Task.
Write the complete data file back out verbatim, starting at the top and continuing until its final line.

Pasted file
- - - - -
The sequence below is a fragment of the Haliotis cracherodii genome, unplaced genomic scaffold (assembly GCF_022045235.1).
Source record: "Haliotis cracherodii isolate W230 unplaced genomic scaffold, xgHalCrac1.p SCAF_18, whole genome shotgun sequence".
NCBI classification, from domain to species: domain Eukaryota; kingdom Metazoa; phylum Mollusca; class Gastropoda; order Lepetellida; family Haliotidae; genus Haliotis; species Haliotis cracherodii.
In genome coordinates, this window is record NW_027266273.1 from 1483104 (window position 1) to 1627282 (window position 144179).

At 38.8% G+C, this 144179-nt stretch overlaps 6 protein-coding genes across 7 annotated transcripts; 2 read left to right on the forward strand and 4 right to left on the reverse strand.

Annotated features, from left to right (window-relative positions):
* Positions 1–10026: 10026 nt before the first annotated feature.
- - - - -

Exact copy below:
The sequence below is a fragment of the Haliotis cracherodii genome, unplaced genomic scaffold (assembly GCF_022045235.1).
Source record: "Haliotis cracherodii isolate W230 unplaced genomic scaffold, xgHalCrac1.p SCAF_18, whole genome shotgun sequence".
NCBI classification, from domain to species: domain Eukaryota; kingdom Metazoa; phylum Mollusca; class Gastropoda; order Lepetellida; family Haliotidae; genus Haliotis; species Haliotis cracherodii.
In genome coordinates, this window is record NW_027266273.1 from 1483104 (window position 1) to 1627282 (window position 144179).

At 38.8% G+C, this 144179-nt stretch overlaps 6 protein-coding genes across 7 annotated transcripts; 2 read left to right on the forward strand and 4 right to left on the reverse strand.

Annotated features, from left to right (window-relative positions):
* Positions 1–10026: 10026 nt before the first annotated feature.